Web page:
Symposium Abstract

Basics of Investigation

Research Notebook



                                             Sharon M. Scott
                                         University of Louisville

Project Overview

Masked and anonymous the Zapatista dolls appeared in Chiapas, Mexico simultaneous with the 1994 indigenous rebellion. Now, entering their second decade, the Zapatista dolls remain a fascinating mystery. Traveling deep into the jungles of Chiapas this project unravels the origins of the Zapatista doll in terms of intersecting global cultures.

Beginning in the markets of southern Mexico, traveling to the Zapatista headquarters at Oventik and winding up in the highlands of Chiapas this paper locates the birth of the Zapatista doll in non-Zapatista community of San Juan Chamula, a municipio of San Christobal de las Casas. With the exception of the signature ski mask, this paper explains, the Zapatista dolls are identical in material and technique to the traditional Chamulita doll. Contemporary doll making in Chamula will be used to illustrate adaptability of this specific indigenous community as it absorbs and responds to the politics of globalization.

Interviews with the Chamula craftswomen prove they have been affected by the Zapatista movement although they express little sympathy for it. During the course of the paper, it becomes apparent that the influence of international tourist is critical to the contemporary Zapatista incarnation of the ancient Chamulita doll. Amongst the doll makers, the unanimous explanation for existence of the Zapatista doll is “para vender” or “to sell”. Evidence from the craftswomen suggests that the original idea for the masked Zapatista doll came from an Italian woman visiting the region in 1994. Somewhat disappointingly, the dolls are more a product of Capitalist demand than they are model of Zapatista resistance.

The union of traditional craft and capitalist ingenuity may, however, be the key to peace in Chiapas. While catering traditional dolls to suit the demands of the international consumer, this paper suggests, the Chamulan craftswomen have been able to preserve traditional methods of sewing, felting, and dying in a time of cultural crisis. Although they are not Zapatistas, the artists have recorded an extensive history of contemporary Mexican politics from an indigenous perspective. The identity and mythology of the Zapatista dolls is explained in terms of their historic, political and geographic location. In addition to explaining the craft of Zapatista doll making, this project traces the art of doll marketing. From ancient Chamula into the webs of cyberspace, the Zapatista doll will be presented as living survival model for traditional voices amidst the current rush towards globalization.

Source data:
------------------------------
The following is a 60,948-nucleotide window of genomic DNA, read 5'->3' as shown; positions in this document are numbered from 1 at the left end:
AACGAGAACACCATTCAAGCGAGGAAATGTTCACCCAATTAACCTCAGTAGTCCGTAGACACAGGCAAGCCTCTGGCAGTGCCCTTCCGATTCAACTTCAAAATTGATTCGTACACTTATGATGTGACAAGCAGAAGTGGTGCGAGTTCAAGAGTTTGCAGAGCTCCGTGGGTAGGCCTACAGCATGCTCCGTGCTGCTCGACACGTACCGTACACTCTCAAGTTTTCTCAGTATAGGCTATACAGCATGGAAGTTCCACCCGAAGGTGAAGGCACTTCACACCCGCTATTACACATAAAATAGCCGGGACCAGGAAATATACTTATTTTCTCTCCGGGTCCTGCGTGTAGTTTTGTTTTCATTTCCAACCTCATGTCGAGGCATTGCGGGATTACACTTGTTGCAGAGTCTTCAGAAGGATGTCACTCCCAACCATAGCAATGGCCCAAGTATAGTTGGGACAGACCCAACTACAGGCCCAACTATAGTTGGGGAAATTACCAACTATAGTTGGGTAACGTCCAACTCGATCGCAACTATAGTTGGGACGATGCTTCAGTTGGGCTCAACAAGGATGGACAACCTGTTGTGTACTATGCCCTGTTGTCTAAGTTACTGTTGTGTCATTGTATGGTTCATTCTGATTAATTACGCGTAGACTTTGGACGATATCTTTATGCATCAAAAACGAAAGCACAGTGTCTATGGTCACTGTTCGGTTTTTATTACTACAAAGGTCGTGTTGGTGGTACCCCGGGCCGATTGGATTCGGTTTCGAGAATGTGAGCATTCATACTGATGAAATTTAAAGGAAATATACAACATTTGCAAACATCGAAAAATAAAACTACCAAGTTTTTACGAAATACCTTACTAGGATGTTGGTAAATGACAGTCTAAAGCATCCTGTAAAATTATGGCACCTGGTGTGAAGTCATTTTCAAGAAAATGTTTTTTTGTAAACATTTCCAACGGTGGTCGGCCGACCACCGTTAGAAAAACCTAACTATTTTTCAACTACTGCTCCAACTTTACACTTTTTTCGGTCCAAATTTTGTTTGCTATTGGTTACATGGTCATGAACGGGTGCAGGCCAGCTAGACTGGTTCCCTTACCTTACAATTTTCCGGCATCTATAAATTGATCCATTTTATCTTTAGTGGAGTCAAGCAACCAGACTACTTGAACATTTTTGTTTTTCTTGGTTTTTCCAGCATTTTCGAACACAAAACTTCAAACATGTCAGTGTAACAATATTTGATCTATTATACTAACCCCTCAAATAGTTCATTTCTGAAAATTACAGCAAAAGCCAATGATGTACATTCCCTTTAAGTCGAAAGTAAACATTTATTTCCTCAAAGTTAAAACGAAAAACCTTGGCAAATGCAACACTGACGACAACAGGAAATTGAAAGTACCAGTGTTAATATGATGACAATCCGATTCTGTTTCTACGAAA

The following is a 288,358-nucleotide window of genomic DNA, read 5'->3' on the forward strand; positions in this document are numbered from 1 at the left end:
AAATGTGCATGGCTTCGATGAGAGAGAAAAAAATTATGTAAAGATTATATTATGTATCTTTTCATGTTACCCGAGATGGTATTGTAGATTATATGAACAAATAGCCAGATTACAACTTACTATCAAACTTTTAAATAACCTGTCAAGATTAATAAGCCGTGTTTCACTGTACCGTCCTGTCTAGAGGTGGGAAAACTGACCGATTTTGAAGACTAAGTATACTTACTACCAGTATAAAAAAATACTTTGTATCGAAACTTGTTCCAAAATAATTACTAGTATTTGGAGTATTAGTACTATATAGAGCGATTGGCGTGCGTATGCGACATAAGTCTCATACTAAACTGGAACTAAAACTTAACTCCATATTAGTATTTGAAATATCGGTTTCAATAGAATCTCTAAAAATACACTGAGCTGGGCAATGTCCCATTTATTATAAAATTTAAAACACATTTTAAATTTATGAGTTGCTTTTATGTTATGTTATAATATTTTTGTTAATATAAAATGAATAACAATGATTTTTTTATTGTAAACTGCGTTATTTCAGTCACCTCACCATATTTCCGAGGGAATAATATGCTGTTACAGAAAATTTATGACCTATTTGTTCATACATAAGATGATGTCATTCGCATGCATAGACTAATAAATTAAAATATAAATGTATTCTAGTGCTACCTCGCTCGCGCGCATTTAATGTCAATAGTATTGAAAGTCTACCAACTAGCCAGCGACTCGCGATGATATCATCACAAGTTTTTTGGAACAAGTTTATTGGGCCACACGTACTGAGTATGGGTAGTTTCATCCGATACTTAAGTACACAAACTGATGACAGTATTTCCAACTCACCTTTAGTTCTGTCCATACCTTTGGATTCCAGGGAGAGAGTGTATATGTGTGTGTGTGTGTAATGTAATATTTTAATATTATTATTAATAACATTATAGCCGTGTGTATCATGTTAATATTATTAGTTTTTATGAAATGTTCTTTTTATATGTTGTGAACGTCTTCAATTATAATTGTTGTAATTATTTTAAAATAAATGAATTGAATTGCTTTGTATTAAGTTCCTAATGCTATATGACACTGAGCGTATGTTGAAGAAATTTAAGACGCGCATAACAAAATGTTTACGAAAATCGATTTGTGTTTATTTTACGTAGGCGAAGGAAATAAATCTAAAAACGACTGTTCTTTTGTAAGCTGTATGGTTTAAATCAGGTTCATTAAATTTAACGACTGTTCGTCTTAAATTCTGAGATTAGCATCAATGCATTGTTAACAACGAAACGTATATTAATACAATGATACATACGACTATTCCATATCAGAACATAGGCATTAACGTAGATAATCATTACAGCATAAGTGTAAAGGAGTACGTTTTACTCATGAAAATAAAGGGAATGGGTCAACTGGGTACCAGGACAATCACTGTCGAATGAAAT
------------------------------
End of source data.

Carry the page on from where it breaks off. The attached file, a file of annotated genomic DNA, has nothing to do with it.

The exhibition of Zapatista Dolls is to carve a space in which the Tzotzil-Mayan doll makers of San Juan Chamula can converse with North American Audiences. It will enrich Western understanding of international culture and the effects of globalization. The production is being sponsored by the Kentucky Foundation for Women and is made possible by extended in-kind support from the The University of Louisville. The exhibition includes a display of dolls and materials, photographs, explanatory text, and documentary video from Chiapas. An exhibition book will set the Zapatista dolls within the social-historical context of a global economy. It will examine doll symbolism (the mask, the bandana, the rifle) and its relationship to historical events. The study will explain how, why, and by whom the dolls are made. Additionally, Muñecas y Mascáras will weigh the consequences of the dolls in relation to the Zapatista Movement, village lifestyle, and global politics.


The inception, distribution, and the consequences of the Zapatista dolls (muñecas zapatistas) has been the subject of recent fieldwork for this project in Chiapas, Mexico. Funding from KITLAC (The Kentucky Interfaith Task force on Latin America and the Caribbean), The International Center and Office of the President at The University of Louisville enabled the preliminary phase of research in 2003. Video documentation collected during this fieldwork is in the final stages of DV editing. It includes footage from the recent Zapatista Rally in Oventik, interviews with dollmakers, footage from Mexican news stations, and images of life in Southern Mexico.

Extended fieldwork during 2004 was supported by The Kentucky Foundation for Women and the University of Louisville's University Commission on the Status of Women. During the Fall of 2006, the research team will return to Chiapas for a deeper investigation of the history, practice, and significance of Zapatista doll making. Ongoing fieldwork and video documentation is currently being assimilated into the publication and exhibition materials that have already entered production.


The Muñecas y Mascáras project carefully avoids political affiliation and intellectual colonialism by working directly with the Tzotzil women of Chamula, Chiapas to record the doll making process. In the past, indigenous crafts and cultures have been explained in terms of Western research standards. This project is dedicated to allowing the indigenous dollmakers a forum for representing themselves. In addition to recording oral histories of the dolls, the book and exhibition will included visual images captured by the citizens of Chamula. Indigenous organizations such as Sn Jtz'Ilbajom -- a Tzotzil-Tzetzal co-operative dedicated to securing an indigenous voice within new media -- will be consulted for technical and stratigic advice for providing the dollmakers with a voice in their own story.